After more than two weeks of grueling competition between eight of the world’s best players, Caruana emerged victorious by a full point in the 2018 edition of the Candidates tournament, meaning that he will challenge current World Champion Magnus Carlsen in November later this year. The tournament is structured as a 14-round, double round robin, and winning it is no simple feat. In many cases, these players have been preparing for this tournament in lieu of playing in other events in recent months.
This year, Caruana rode to a +4 performance, scoring 9/14 with five wins, one loss, and eight draws. The only loss came in round 12 against Karjakin, which made the race much more interesting as it sprung both Karjakin and Ding into the race; Mamedyarov, the runner-up at the time, lost as well. Still, Caruana was always at least tied with the lead after round 4.
So, how was Caruana able to stay head and shoulders above the rest of the competition in this tournament? We may (unfortunately) not be able to pick his brain directly, but we can look at his games in the tournament and see which ones had the greatest significance.
This game was significant mostly for its embodiment of a “hot start.” Fighting off dangerous counterplay from So in the middlegame, Caruana was able to catch a break after the critical move 23. … Ba6?!, giving him the opportunity to build up pressure on the kingside. Caruana wasted no time in opening lines for his major pieces, and before long, he had a mating attack. This huge turnaround likely had a substantial boost to Caruana’s confidence, setting the tone for him for the rest of the tournament.
This game was significant for its situational implications. Prior to this round, Caruana was trailing Kramnik by half a point in the tournament standings. With Kramnik having White in this game, it was a critical moment for these two players. If Kramnik was to win, it would set Caruana back 1.5 points behind the leader, making the rest of the tournament an uphill battle. Thus, it was important for Caruana to keep pace in this game, and he did more than enough. This game was another instance of the double-edged queen-less middlegame, somewhat of a commonplace in the Petrov. Comically, the critical move was once again on move 23, when Kramnik lunged forward with 23. c5, attempting to undermine the support of the knight on e5. However, when looking at the bigger picture, this endeavor was flawed, as Black was able to capture twice to get a passed pawn on g2 in exchange for a couple queenside pawns. Compounded with back-rank issues, this became a troubling issue for Kramnik to defend. Caruana won a piece, and with sufficient dark square control to prevent the promotion of White’s d7 pawn long enough and mating net ideas on the queenside, he was able to secure the win. Especially with the Black pieces, this win was monumental for Caruana, as it also gave him the lead in the tournament.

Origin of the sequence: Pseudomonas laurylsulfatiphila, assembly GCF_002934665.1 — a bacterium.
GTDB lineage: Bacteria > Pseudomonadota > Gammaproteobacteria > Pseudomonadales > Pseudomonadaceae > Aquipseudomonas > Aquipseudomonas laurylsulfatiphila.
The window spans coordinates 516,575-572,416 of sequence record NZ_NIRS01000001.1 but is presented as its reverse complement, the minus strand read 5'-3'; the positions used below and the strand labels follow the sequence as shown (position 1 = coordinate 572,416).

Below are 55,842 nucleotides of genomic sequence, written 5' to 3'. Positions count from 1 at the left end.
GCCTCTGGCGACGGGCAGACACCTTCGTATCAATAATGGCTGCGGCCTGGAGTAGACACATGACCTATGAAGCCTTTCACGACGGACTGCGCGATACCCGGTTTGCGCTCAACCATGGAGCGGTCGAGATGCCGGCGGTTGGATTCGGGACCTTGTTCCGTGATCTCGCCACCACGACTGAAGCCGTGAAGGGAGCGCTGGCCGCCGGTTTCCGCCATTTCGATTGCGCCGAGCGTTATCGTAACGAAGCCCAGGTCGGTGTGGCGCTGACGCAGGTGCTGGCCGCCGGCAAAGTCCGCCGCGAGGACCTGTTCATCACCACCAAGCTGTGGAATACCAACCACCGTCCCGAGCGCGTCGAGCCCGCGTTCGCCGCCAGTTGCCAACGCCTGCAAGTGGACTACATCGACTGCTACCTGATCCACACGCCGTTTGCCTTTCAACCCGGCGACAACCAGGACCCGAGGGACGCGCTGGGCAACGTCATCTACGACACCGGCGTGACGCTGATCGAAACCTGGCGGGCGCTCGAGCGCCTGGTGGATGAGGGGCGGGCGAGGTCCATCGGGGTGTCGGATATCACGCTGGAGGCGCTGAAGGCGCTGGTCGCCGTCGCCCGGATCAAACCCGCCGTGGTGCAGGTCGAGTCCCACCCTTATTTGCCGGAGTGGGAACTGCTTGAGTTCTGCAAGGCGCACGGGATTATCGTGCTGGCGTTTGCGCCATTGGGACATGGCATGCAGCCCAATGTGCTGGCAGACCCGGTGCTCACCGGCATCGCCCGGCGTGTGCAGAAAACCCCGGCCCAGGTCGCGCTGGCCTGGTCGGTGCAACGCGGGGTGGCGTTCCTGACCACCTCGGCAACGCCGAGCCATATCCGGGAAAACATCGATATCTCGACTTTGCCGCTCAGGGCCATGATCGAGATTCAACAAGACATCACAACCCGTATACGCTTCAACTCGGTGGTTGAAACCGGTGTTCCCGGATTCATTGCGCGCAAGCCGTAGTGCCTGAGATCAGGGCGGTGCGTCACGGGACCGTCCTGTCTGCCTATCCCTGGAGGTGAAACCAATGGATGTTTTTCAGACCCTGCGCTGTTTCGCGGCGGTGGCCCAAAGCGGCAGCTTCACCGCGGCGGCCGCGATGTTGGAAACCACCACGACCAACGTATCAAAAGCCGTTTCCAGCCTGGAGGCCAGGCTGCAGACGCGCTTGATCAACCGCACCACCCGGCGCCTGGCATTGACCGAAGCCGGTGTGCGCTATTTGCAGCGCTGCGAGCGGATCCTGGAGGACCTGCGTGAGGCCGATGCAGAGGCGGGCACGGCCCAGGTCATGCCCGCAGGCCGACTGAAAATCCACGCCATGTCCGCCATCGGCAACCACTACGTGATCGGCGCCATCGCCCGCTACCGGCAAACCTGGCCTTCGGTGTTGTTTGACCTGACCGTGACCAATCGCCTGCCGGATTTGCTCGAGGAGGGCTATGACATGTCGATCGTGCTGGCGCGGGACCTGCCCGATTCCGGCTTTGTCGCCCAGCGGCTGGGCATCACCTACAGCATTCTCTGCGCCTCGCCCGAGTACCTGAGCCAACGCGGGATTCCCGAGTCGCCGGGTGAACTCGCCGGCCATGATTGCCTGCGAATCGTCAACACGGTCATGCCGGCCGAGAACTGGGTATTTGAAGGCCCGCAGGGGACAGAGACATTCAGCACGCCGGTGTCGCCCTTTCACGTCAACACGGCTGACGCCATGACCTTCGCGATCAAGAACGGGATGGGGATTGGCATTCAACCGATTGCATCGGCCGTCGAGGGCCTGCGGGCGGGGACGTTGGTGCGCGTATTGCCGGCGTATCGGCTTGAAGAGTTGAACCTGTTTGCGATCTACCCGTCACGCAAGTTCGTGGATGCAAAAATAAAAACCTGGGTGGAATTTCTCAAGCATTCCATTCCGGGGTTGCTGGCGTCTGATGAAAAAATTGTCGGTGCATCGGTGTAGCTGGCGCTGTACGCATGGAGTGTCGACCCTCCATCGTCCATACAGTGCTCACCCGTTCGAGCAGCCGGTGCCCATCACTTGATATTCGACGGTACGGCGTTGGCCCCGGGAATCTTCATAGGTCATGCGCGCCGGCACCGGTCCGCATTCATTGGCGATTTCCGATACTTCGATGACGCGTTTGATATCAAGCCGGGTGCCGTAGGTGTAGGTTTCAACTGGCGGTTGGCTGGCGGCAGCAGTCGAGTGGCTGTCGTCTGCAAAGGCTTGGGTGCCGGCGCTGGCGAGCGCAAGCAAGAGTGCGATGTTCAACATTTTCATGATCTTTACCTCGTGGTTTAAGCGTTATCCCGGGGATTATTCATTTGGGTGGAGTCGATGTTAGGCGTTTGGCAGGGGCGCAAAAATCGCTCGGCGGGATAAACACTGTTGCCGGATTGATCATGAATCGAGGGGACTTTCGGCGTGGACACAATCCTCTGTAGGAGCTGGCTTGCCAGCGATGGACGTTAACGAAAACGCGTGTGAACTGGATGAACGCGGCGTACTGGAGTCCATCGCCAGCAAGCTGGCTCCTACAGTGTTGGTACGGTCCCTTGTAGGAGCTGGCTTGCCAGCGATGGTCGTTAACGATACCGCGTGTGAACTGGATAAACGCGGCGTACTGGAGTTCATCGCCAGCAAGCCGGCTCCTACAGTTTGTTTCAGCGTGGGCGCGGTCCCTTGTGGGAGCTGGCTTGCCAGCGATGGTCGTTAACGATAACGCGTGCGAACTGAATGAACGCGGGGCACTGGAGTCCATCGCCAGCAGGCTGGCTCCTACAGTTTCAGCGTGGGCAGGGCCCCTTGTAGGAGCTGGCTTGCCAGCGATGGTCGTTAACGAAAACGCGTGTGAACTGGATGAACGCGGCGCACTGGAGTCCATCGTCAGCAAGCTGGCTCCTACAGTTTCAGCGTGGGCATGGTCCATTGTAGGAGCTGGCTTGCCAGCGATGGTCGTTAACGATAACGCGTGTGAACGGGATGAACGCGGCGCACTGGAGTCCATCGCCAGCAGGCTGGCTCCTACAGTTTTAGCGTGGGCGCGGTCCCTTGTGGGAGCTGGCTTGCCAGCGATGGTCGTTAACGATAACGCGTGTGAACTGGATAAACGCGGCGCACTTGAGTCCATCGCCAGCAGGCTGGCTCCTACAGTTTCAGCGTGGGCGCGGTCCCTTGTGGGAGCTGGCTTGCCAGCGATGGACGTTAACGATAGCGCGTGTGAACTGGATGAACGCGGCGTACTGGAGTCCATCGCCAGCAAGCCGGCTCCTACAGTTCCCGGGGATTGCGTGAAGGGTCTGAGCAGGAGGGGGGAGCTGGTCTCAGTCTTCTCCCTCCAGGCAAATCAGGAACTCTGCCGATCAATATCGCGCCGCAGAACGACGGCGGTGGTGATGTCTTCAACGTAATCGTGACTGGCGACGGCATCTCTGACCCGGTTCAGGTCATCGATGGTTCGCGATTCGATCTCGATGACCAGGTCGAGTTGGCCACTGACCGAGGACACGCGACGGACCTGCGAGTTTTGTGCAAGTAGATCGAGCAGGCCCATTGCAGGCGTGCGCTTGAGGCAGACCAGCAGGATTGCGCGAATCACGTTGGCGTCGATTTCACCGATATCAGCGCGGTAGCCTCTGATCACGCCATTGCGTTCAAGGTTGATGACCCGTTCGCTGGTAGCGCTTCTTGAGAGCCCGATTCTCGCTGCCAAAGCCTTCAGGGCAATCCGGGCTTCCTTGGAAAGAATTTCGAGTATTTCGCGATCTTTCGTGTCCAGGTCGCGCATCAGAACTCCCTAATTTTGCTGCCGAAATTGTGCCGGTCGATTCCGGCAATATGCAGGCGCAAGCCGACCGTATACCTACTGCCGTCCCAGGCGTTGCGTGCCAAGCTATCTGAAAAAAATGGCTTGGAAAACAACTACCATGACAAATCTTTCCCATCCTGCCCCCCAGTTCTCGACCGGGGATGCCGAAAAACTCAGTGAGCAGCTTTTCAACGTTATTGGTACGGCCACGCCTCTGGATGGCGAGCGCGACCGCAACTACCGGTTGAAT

After losing the previous round and allowing Karjakin and Ding to gain ground, this game was perhaps the most crucial of them all, as Caruana needed to right the ship once again with two rounds to go. His opponent was Aronian, who, despite is poor performance in the tournament up to this point, was a solid player. After a slow start with much maneuvering, Aronian ventured to sacrifice a piece for White’s three kingside pawns. However, Aronian missed the key move 31. … Nxb4, which would have kept the pressure on White in protecting the kingside. The misstep with 31. … e4 allowed Caruana to build up his pieces on the kingside and get an attack of his own, and he never looked back after that, eventually ending the game with a nice tactic. This win proved crucial as Caruana was able to negate the loss from the previous round and keep at the front of the pack with one game to go.
Caruana fittingly ended the tournament in a Carlsen-like style, pushing and winning a game when he only needed a draw to clinch the tournament victory. Nevertheless, he won the tournament and the right to challenge Carlsen for the World Championship title later this year. Interestingly enough, the tournament comes with a quick turnaround as many of the players will play in the GRENKE Chess Classic in London, and Caruana-Carlsen in round 1 will play out as a preview for the upcoming World Championship match.
As always, thanks for reading, and I’ll see you next time!